It was April 13, 2019. Thousands of cheering fans were piled into St. Louis, Missouri’s Chaifetz Arena, perched on the edge of their seats, their eyes glued to the Saturday series that would determine who went home a champion. Twelve weeks of competition among North America’s greatest players was coming to a close in one final match.
However, the Saint Louis University Billikens weren’t taking the basketball court at their home arena that night. Instead, it was reserved for one of the largest professional esports in the world: League of Legends. Over the course of five games, Team Liquid beat Team SoloMid to win their third regional championship in a row, leading them to the world championship.
For Ohio State student Cameron Record (gamer tag: Figurative), the series inspired him to become more involved in a game he had played casually with his friends since middle school.
“I went to finals and thought it was super interesting, and got super invested in taking the game seriously and being part of a team after [the St. Louis finals],” Record said.
Within two seasons, Record, now a junior in economics, had landed a position on the coaching staff for amateur LoL team ANEW and helped them secure back-to-back Scouting Grounds Circuit championship wins.
But how did he get there? It all started at Ohio State.
Record said he previously worked with the Buckeye Gaming Collective, Ohio State’s recreational esports club, in 2019–the spring of his freshman year–serving as team manager for the League of Legends B-team. Fellow student Bryan Hendershot (Hurricanes) said Figurative’s time with the team led to some of his fondest memories playing for any team.
“From the work our coaching provided, I learned more on that team than I had on any other team I’ve played on, including a few that had ‘more skillful’ players or a better-prepared coaching staff due to the environment,” Hendershot said. “I genuinely miss playing as part of the B-team.”
The team made it to the playoffs of the 2019 Upsurge Contender’s League in the spring, but no further.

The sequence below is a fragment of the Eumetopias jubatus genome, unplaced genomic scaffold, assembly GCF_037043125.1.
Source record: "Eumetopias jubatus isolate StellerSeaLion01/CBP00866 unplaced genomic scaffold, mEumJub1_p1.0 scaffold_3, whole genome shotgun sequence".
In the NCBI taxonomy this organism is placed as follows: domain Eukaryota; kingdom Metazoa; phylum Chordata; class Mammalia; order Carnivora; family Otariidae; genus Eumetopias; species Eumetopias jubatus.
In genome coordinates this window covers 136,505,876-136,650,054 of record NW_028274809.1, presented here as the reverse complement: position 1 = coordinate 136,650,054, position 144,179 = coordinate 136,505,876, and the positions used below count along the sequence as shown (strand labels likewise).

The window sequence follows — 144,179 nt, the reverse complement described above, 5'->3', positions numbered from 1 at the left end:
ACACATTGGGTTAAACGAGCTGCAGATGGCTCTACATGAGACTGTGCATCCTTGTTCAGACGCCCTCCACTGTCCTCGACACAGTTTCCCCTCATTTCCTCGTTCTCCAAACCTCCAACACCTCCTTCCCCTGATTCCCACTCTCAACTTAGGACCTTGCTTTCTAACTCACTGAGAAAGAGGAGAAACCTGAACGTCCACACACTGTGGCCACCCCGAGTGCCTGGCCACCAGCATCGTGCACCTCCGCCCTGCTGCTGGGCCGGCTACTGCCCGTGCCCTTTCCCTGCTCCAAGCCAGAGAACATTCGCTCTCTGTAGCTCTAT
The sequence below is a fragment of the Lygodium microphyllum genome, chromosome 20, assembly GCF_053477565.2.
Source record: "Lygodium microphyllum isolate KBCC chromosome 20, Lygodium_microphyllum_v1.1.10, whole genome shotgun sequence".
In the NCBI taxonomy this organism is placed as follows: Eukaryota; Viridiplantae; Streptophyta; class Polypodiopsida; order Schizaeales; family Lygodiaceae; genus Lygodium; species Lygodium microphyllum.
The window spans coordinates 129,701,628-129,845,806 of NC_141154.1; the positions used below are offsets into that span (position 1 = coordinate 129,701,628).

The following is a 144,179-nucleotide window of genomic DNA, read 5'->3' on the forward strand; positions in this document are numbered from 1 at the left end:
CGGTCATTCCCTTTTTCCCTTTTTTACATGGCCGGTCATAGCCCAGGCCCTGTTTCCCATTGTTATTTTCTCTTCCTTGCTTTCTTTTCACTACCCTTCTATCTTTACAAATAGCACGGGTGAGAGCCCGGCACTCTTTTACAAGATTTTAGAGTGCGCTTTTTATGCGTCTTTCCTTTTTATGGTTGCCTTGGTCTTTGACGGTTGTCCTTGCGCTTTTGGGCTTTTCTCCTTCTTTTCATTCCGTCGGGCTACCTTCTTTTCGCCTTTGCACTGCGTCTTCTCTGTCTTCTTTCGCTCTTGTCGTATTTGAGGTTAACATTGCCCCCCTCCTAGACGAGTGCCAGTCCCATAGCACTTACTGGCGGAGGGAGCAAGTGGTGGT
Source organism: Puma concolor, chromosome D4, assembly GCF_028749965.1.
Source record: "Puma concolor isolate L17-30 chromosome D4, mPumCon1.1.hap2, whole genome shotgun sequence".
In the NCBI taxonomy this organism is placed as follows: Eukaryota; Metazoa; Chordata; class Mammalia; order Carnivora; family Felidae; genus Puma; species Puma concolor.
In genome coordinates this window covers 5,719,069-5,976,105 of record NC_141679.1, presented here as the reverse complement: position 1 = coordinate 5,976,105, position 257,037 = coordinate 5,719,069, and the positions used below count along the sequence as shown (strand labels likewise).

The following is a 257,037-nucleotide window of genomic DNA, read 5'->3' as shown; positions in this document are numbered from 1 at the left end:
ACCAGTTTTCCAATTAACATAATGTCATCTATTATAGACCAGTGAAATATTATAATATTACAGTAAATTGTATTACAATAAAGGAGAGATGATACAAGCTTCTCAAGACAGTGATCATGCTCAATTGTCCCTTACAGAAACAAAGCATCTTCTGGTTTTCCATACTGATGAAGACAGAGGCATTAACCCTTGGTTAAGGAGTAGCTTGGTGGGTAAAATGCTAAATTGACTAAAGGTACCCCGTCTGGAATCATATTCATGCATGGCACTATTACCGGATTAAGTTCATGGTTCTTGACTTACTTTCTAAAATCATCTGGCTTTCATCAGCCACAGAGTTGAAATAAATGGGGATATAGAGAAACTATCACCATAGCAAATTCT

With the number of collegiate tournaments slowing down over the summer, Record said he wanted to try working in another level of competition: the amateur scene.
“Over the summer [of 2019] I knew I wanted to work with an amateur team,” Record said. “So I looked up some of the bigger amateur organizations to message them asking for an interview or if they had any spots open.”
The amateur scene feeds directly into the Scouting Grounds Circuit, where officially franchised LoL teams scout for talented players to join their ranks. It was during that summer that Record joined ANEW Esports, working as an analyst for the team for five or six hours per day.
“His role in general was the prep work,” Chris Harris (Crono), former general manager of ANEW said. “He does his research, he watches replays, he looks at the data.”
Harris said that a lot of the work of an analyst is fact- and data-oriented: figuring out the opposing team’s playstyles and any habits they can punish.
“It’s always going to be a supporting cast, even with traditional sports, since the players are at the forefront,” Record said. “But having an analyst to look at stuff for the team to potentialize matchups gives more time to the players to focus on just playing the game.”
ANEW won the Scouting Grounds Circuit in 2019 with help from Record, leading to a prize of $10,000 and three out of five of the team’s players landing on a franchised team. On Aug. 9. this year, ANEW won their second title in a row and another $10,000.
Harris said he saw Record grow as an analyst in these two years, especially as he gained confidence in his position.
“He came in and he had some experience, just not at the top-tier level,” Harris said. “If someone disagreed with him he’d probably be like, ‘Yeah okay you’re right.’ Whereas in year two, it was more like, ‘Well I think I disagree, and here’s why.’”
Record said for now, the amateur season is over and everyone has gone their separate ways. As for his plans after graduation, he has yet to decide if he will pursue an analyst position in esports or traditional sports, or a job in economics. However, Record said the past two years have definitely given him an interest in esports if future opportunities present themselves.
For those at Ohio State also looking to get into esports, whether it be as staff or as players, Record recommends the Buckeye Gaming Collective.
“Reach out to the club here and look for opportunities, even if you think you’re not qualified or have experience yet,” Record said. “Esports is still fairly new, so if you’re willing to take the initiative and put the effort in, I think anyone can make it.”